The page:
Following a June 19, 2018 vote by District of Columbia residents to pass Initiative 77, which would provide a single minimum wage for all employees including tipped workers, the D.C. Council has voted to overturn the voter-approved Initiative.
On Sunday, September 30, 2018, Governor Jerry Brown signed into law a number of bills that will have a significant impact on litigation and legal counseling in the employment context. Many of the new laws are a response to the traction gained by the “me-too” movement and are summarized herein. Continue Reading
On October 1, 2018, New York State released final model sexual harassment materials and compliance guidance in response to comments received during its open comment period, discussed in more detail in a previous blog article. The new materials provide important guidance for future compliance and include new employer requirements, as detailed below. Continue Reading
On September 30, 2018, California Governor Jerry Brown signed into law a bill that prohibits a provision in settlement agreements that prevents the disclosure of information pertaining to sexual harassment and sex discrimination. The law goes into effect on January 1, 2019, and serves as an extension of the already-existing law that prohibits provisions in settlement agreements that prevent the disclosure of acts that could be prosecuted as felony sex offenses and certain sex offenses against children. Continue Reading
The National Labor Relations Board has made good on its recent promise to move forward with rulemaking to re-establish the decades-old joint employer standard in place prior to the Board’s 2015 decision in Browning-Ferris Industries of California, Inc., d/b/a BFI Newby Island Recyclery, 362 NLRB No. 186 (2015) (Browning-Ferris or BFI), petition for review docketed Browning-Ferris Indus. of Cal. v. NLRB, No.16-1028 (D.C. Cir. filed Jan. 20, 2016). On Sept. 13, the Board announced that it is issuing a proposed rule (to be published in the Federal Register on September 14, 2018) to establish an updated standard for determining joint employer status under the National Labor Relations Act. Under the proposed rule, “[a]n employer, as defined by Section 2(2) of the National Labor Relations Act (the Act), may be considered a joint employer of a separate employer’s employees only if the two employers share or codetermine the employees’ essential terms and conditions of employment, such as hiring, firing, discipline, supervision, and direction.” Notably, the Board’s proposed rule clarifies that a putative joint employer “must possess and actually exercise substantial direct and immediate control over the employees’ essential terms and conditions of employment in a manner that is not limited and routine.” No doubt relieved to see a return to the pre-BFI standard, employers will be further delighted to discover that under the proposed rule, the Board is “presently inclined to find, consistent with prior Board cases, that even a putative joint employer’s ‘direct and immediate’ control over employment terms may not give rise to a joint-employer relationship where that control is too limited in scope.”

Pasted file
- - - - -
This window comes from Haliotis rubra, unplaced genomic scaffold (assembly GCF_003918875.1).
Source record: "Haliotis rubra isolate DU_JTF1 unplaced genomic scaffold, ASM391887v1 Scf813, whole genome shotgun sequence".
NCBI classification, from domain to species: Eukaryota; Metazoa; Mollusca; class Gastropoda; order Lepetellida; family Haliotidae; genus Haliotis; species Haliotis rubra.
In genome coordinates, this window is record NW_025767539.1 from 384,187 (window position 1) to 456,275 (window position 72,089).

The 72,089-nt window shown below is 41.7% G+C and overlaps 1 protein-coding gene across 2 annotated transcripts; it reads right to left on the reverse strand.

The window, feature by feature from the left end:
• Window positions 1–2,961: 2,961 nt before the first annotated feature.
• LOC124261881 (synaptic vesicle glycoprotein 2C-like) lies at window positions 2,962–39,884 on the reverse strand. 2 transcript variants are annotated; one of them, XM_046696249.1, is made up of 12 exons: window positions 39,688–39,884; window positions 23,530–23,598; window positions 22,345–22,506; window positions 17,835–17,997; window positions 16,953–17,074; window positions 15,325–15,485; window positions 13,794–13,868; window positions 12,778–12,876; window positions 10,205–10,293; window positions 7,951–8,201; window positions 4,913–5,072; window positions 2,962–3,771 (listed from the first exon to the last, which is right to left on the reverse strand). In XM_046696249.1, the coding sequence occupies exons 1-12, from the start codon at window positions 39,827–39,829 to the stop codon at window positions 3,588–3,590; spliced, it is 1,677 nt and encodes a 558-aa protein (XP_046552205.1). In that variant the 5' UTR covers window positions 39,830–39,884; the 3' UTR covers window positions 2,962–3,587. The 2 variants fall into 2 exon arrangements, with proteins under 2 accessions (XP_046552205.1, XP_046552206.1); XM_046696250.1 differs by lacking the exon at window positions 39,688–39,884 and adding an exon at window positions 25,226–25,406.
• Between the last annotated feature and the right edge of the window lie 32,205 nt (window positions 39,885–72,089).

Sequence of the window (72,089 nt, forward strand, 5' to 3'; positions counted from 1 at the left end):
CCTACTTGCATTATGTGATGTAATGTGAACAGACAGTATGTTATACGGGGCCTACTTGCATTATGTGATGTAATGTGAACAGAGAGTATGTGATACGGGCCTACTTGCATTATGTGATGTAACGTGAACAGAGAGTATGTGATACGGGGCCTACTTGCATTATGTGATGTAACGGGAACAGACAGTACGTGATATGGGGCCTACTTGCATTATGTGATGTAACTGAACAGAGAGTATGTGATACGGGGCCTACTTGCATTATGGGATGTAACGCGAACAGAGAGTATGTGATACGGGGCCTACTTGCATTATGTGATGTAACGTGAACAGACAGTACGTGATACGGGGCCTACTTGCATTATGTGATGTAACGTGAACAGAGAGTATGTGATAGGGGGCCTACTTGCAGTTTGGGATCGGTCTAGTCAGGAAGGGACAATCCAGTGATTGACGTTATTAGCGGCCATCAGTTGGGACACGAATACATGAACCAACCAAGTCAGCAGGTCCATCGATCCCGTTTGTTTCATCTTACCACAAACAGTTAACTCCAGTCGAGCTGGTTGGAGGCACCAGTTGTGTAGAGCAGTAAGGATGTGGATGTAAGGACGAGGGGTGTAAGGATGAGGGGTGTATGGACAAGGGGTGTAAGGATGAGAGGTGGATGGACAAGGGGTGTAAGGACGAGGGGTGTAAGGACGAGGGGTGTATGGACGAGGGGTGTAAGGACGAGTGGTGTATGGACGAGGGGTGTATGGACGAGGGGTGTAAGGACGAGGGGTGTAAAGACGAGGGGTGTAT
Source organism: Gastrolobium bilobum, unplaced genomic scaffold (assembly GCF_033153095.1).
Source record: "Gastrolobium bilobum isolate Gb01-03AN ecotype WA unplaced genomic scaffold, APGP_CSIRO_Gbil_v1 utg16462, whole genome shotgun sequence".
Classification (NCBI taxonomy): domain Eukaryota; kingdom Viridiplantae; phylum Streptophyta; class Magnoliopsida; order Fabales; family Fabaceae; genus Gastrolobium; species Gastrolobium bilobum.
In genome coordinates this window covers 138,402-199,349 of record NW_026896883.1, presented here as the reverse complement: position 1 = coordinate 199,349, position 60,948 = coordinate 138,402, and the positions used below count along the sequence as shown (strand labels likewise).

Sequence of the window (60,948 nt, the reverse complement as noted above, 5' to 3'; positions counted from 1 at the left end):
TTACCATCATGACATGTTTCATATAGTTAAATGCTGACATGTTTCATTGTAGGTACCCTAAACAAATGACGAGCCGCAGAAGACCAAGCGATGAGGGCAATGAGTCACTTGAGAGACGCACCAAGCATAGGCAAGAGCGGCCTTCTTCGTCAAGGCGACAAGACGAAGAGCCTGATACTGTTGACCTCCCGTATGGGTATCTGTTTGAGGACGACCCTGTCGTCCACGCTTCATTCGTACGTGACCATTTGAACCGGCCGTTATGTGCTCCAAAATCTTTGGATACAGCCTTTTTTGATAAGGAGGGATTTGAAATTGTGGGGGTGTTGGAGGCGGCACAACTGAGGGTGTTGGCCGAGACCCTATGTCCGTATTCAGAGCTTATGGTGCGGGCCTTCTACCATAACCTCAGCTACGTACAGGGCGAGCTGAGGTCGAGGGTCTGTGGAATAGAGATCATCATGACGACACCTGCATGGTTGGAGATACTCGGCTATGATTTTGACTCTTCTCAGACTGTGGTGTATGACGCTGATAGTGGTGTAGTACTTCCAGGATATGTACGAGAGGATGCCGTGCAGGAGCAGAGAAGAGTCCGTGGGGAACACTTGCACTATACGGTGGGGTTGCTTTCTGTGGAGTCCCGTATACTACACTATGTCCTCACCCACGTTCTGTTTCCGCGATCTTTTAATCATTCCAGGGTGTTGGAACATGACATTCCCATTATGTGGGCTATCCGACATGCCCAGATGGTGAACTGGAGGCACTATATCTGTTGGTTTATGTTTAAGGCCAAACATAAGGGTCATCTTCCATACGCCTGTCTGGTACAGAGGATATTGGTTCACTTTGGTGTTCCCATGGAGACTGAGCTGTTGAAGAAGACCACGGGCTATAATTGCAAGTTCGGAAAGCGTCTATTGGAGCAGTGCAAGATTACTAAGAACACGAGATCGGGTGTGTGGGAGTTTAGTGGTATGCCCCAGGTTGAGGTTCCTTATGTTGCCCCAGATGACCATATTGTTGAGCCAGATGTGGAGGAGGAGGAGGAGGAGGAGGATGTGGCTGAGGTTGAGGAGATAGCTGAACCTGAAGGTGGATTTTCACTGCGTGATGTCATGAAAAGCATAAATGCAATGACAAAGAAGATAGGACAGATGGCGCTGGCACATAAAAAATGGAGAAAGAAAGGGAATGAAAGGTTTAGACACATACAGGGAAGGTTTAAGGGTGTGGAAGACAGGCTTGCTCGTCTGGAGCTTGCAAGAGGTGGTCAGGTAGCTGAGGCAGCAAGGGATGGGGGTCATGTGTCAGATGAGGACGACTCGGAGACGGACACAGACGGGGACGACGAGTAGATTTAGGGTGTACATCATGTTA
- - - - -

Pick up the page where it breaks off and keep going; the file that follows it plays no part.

On Thursday, August 23, 2018, New York State released draft model sexual harassment materials in preparation for October 9, 2018 employer compliance with its new sexual harassment laws, discussed in detail in a previous blog article.
New York State published the following draft materials on August 23, 2018:
- A new informational webpage
- A model sexual harassment prevention policy
- A model complaint form